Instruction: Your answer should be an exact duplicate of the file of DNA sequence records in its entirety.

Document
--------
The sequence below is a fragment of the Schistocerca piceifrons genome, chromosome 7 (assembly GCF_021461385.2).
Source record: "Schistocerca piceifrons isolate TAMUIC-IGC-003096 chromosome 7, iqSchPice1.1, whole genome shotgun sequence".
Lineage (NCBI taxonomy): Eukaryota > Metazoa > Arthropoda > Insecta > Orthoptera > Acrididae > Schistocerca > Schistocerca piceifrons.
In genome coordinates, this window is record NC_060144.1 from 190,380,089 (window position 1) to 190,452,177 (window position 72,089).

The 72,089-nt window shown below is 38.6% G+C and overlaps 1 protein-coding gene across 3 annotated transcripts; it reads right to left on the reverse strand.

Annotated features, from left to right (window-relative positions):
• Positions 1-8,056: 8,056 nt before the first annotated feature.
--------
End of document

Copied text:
The sequence below is a fragment of the Schistocerca piceifrons genome, chromosome 7 (assembly GCF_021461385.2).
Source record: "Schistocerca piceifrons isolate TAMUIC-IGC-003096 chromosome 7, iqSchPice1.1, whole genome shotgun sequence".
Lineage (NCBI taxonomy): Eukaryota > Metazoa > Arthropoda > Insecta > Orthoptera > Acrididae > Schistocerca > Schistocerca piceifrons.
In genome coordinates, this window is record NC_060144.1 from 190,380,089 (window position 1) to 190,452,177 (window position 72,089).

The 72,089-nt window shown below is 38.6% G+C and overlaps 1 protein-coding gene across 3 annotated transcripts; it reads right to left on the reverse strand.

Annotated features, from left to right (window-relative positions):
• Positions 1-8,056: 8,056 nt before the first annotated feature.